We’re back in the crowd as YOSHI’s taken in front of the English commentary desk, where a chair’s thrown into him while the production crew miss whatever happened with Rocky Romero. I think Suzuki swung for him… on the other side of the room, Desperado used a fan’s crutch on SHO before taking him back inside. Suzuki gets hold of SHO again as he slapped him down to the mat, prompting some convulsions as the more sadistic side of Suzuki began to rear its head once more. It doesn’t let up much either as YOSHI came in… and eats a PK for a near-fall, before trying to fight back with forearms. It doesn’t work at first, but YOSHI’s able to trap Suzuki in a butterfly lock before SHO comes in to help with some double-teaming. SHO nearly gets the win from that, but Suzuki quickly gets revenge with a rear naked choke and a Gotch piledriver for the win. Decent enough once the tropes cleared, although I worry about how easy this looked for Suzuki… **½
Los Ingobernables de Japon (EVIL & BUSHI) vs. Togi Makabe & Toa Henare
It’s EVIL vs. Makabe tomorrow, so here’s the expected warm-up, complete with “taken out of context” Henare.
There’s a jump start as BUSHI and EVIL double-team Makabe at the bell… but Makabe surges past and takes control over EVIL, throwing him into the corner for a lariat. Those mounted punches are easily avoided though, and all four men end up outside for the obligatory guard rail spots.
BUSHI’s in with a missile dropkick to Makabe before his neckbreaker drew a near-fall… a scoop slam off the ropes resets things for Makabe, as he tagged in Henare to help clear house. Forearms to BUSHI and a shoulder tackle took the masked man into the corner, ahead of a Samoan drop for a near-fall. A falling chop gets a similar result, but BUSHI manages to reverse things and bring EVIL back into it, with a back senton crushing Henare.
There’s more double-teaming as a superkick and a back cracker nearly puts away Henare, before EVIL surged ahead with a lariat as the Banshee Muzzle forced Henare to tap all while BUSHI had Makabe restrained with a t-shirt. Short and to the point… this one did little for me, but at least Makabe/EVIL tomorrow will be decent, especially since Makabe clearly is going into the match all riled up. **½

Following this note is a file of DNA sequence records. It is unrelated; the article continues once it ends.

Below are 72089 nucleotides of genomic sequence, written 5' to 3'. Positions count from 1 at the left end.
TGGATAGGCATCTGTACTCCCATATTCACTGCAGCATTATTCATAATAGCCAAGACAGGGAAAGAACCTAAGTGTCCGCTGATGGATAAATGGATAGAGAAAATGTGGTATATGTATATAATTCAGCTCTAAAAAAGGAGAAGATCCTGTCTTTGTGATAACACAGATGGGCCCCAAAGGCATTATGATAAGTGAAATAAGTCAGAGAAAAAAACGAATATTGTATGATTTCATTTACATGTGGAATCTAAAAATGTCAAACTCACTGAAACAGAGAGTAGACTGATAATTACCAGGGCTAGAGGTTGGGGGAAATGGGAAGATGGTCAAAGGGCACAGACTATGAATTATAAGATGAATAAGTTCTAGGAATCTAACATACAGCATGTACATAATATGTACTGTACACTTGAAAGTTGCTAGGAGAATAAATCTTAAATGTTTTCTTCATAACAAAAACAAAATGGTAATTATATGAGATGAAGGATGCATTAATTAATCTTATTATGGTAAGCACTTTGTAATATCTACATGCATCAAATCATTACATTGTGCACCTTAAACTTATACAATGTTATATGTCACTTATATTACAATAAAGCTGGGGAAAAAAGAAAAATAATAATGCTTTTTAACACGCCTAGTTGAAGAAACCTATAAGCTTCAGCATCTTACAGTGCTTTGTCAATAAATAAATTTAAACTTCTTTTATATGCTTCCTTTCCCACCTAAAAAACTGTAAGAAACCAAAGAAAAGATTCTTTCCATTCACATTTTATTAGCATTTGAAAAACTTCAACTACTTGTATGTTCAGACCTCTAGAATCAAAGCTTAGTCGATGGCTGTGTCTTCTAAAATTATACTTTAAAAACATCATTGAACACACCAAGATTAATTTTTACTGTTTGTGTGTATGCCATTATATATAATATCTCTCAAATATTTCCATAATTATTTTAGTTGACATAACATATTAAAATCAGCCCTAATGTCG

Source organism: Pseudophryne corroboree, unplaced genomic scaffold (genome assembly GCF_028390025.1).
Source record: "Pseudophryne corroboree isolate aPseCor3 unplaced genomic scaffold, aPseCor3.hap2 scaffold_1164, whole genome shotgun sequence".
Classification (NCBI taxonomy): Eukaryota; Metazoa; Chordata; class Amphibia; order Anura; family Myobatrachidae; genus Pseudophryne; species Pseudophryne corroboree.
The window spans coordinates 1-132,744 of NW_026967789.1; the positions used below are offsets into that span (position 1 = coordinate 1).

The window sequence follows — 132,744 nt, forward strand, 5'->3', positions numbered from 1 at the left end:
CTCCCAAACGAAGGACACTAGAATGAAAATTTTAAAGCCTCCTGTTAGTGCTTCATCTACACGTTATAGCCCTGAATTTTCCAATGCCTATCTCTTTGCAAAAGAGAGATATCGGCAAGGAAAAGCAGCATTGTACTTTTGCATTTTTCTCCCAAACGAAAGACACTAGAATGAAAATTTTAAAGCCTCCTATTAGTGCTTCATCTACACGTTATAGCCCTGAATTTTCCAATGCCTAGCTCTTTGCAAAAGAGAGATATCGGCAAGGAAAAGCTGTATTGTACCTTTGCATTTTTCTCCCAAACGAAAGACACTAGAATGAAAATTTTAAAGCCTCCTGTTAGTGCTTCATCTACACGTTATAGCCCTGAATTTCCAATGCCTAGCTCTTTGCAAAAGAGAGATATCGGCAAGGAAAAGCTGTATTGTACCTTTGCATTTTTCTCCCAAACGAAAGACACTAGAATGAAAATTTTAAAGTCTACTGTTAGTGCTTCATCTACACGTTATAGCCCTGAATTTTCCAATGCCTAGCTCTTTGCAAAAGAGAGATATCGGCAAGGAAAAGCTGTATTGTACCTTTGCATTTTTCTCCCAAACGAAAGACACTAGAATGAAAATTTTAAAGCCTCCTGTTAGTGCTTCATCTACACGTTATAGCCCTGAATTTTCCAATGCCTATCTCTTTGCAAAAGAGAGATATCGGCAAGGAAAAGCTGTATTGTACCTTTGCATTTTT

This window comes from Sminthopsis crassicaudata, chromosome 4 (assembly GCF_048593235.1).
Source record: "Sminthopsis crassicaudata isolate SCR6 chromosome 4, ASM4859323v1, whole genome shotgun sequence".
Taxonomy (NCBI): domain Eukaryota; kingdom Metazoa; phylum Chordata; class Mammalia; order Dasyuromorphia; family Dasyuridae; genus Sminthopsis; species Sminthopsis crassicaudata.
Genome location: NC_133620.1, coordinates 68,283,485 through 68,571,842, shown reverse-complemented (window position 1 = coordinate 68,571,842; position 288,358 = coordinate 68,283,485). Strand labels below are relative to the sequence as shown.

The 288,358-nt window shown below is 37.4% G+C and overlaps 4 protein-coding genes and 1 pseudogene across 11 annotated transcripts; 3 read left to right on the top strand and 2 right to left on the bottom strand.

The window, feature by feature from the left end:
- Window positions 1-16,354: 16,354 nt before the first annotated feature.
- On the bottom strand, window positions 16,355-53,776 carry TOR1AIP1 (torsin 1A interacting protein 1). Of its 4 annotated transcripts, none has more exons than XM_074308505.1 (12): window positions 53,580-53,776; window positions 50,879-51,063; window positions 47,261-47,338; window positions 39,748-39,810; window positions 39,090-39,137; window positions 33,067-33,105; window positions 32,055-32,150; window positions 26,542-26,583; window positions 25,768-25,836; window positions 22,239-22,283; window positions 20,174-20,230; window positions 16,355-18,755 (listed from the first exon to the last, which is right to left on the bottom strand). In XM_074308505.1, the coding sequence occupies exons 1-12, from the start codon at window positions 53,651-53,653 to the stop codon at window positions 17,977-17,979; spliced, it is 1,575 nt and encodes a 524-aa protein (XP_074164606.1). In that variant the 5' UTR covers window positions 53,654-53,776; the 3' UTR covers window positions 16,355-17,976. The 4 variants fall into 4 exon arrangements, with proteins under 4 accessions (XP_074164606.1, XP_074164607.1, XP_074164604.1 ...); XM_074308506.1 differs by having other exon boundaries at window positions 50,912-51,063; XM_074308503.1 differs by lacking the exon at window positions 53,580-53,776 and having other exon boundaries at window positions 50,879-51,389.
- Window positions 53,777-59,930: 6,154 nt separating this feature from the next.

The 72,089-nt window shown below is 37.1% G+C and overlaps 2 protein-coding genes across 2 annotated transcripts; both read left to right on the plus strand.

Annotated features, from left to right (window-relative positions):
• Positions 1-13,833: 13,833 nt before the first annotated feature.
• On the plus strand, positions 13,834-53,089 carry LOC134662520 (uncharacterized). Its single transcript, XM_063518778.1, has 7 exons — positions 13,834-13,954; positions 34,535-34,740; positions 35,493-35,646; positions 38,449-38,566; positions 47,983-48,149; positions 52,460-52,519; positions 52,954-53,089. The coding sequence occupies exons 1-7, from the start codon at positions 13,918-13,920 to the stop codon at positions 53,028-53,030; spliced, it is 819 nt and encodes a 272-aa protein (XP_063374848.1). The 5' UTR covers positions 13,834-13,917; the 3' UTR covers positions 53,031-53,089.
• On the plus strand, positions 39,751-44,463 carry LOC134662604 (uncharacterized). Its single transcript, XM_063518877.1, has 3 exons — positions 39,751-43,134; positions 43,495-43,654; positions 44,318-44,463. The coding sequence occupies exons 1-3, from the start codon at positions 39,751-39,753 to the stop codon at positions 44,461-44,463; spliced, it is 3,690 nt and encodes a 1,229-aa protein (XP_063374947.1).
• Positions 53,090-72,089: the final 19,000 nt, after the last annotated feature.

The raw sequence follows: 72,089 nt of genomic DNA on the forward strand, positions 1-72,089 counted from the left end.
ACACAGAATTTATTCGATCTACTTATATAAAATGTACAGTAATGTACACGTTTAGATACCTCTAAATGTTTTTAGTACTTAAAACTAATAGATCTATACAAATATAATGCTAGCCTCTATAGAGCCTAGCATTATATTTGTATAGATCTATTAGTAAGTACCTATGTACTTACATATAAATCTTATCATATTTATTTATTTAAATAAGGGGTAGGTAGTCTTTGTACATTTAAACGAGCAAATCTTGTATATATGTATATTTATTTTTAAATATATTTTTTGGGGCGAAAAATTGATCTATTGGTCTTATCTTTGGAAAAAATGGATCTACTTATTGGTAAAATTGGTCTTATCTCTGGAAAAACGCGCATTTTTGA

Firing Squad (Bad Luck Fale & Tanga Loa) vs. Hiroshi Tanahashi & David Finlay
You can guess the match for tomorrow – and I’d be confident in saying this isn’t the only time we’re seeing Fale and/or Tanga Loa tonight.
After bouncing off of Fale with a shoulder tackle, Finlay quickly tagged out as Hiroshi Tanahashi had a little more luck, finally taking the big man down with some low dropkicks. It’s perhaps a little too soon to try a Dragon screw, as Fale fights off, only to get a palm strike as Tanahashi finally scored with a Dragon screw… on the mat.
A Cloverleaf’s attempted next, but Tanga Loa rushes in to break it up, before tagging in to get a near-fall with a legdrop on Tanahashi. Fale’s back to throw Tanahashi into the guard rails as the pace slowed down a little, as the Firing Squad pair took over… helped by Tanga Loa sidestepping a crossbody into the corner from the Ace. Tanahashi manages to come back with a neckbreaker after he countered a suplex from Tanga… before bringing in Finlay to try his luck. It worked a little as a dropkick sent Tanga into the corner, eventually following in with a back suplex for a near-fall… helped along by an errant big splash from Fale. Tanahashi comes in to dropkick Fale back to the outside, and as my feed stutters it recovers just in time for Tanga Loa to dump Finlay with the Fire Thunder Driver (or “Apeshit” since commentary can’t call it) for the win. This never really got going for me, and continues the motif of matches with the Bullet Club splinter group being very much “meh”. **¼